The Register-Herald, Beckley, West Virginia

State News

August 2, 2013

W.Va. vehicle tax credit tamps down collections

CHARLESTON — A newly repealed state tax credit for alternative vehicles is taking a bite out of state tax collections.

The tax credit was part of a law to promote investments in natural gas developments. It allowed buyers of alternative fuel vehicles to write off 35 percent of the purchase price of the vehicle, up to $7,500 for passenger cars and $25,000 for commercial vehicles.

The tax credit was repealed in April, but not before a surge in sales of the vehicles.

Tax collections came in at $297.2 million — about $17.9 million below estimates — for July. Deputy Revenue Secretary Mark Muchow told The Charleston Gazette (http://bit.ly/13AiWVh ) the primary reason was taxpayers claiming the tax credit against their July income tax payments.

Muchow said the impact of the tax credits will affect personal income tax revenues through next April. In June, the credits accounted for $29 million of lost tax revenue.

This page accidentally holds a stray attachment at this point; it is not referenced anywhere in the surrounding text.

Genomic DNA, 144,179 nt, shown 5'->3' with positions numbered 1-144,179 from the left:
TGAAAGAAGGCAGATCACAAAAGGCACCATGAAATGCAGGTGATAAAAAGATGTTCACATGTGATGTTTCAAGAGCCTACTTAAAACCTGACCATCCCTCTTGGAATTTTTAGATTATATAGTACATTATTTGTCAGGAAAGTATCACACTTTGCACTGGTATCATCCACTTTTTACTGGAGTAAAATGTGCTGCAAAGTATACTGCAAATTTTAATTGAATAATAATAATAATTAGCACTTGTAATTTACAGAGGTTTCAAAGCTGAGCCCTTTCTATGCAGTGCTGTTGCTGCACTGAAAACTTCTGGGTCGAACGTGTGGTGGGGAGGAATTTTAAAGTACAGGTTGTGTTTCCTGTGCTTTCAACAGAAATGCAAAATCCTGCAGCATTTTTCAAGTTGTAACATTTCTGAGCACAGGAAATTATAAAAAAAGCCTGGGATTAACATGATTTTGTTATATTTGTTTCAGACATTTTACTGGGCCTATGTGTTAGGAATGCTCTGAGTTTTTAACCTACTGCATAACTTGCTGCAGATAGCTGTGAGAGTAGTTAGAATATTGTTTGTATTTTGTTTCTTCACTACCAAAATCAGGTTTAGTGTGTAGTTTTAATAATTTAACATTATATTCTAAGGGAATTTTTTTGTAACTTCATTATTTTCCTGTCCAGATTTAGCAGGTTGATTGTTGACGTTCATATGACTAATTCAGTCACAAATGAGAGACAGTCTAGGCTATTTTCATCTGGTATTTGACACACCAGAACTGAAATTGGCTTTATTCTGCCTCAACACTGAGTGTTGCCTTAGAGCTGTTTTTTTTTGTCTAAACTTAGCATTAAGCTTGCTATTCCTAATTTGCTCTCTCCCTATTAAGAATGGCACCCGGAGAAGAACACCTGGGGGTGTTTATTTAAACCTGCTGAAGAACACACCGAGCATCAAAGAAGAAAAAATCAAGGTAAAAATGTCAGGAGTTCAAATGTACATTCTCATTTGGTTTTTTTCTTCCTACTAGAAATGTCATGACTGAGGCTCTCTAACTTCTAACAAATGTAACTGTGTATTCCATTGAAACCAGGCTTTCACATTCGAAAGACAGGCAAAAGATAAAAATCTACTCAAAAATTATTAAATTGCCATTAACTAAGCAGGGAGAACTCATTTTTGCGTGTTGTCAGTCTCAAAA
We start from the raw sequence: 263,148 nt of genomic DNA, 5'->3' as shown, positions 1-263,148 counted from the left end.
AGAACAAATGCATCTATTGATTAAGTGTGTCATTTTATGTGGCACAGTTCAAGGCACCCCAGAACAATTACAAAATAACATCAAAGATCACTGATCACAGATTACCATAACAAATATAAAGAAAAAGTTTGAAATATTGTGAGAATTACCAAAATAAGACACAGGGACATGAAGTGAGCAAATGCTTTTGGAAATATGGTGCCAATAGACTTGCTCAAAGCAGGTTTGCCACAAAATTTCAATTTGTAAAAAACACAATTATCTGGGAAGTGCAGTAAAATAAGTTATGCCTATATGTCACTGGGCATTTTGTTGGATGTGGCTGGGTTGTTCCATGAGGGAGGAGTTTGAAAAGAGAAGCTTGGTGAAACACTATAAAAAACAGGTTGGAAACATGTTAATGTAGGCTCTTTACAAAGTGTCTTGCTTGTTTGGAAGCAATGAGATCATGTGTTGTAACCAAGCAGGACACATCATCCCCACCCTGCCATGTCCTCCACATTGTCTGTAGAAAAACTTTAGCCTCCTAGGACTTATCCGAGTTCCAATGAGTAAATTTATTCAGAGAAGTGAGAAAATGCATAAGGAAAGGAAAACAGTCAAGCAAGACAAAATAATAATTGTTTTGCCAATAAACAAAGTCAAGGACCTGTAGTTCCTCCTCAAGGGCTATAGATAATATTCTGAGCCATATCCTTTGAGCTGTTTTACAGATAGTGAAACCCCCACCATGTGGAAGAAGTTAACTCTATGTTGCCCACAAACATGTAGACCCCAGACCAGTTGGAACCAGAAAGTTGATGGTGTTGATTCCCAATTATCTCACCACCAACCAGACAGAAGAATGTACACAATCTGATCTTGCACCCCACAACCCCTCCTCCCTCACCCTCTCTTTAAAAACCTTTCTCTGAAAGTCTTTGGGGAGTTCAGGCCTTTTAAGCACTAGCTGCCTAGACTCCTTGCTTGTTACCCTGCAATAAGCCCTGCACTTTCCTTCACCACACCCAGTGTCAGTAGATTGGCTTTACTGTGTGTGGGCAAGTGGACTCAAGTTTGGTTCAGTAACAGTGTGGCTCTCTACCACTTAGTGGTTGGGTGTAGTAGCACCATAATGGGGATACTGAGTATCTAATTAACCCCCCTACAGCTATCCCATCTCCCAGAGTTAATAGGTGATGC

The tax credit law was passed in 2011. Lawmakers initially applied the credit only to natural gas-powered vehicles, but the legislation was amended at the last minute to extend the tax credit to all hybrid and alternative fuel cars and trucks.

During the 2013 session, legislators passed a law limiting the credit to natural gas vehicles only, but that many took advantage of the loophole before it expired in April.

Despite the decrease in tax collections, the state closed the fiscal year with a small $11.8 million surplus, Muchow said.

“That’s only because some agencies did not spend all the money appropriated to them,” he said.

Of that, $3.5 million will go into the state’s emergency fund, with the remainder set to be appropriated in the 2014-2015 state budget.

In July, the state saw better-than-expected consumer sales tax collections at $105.8 million — or $800,000 above estimates for the month. Severance taxes also came in $6.8 million over projections, at $45.8 million.

Some of that was due to timing, Muchow said, because payments normally due at the end of June came in early July instead.  But he said the state also saw increases in natural gas prices and production.

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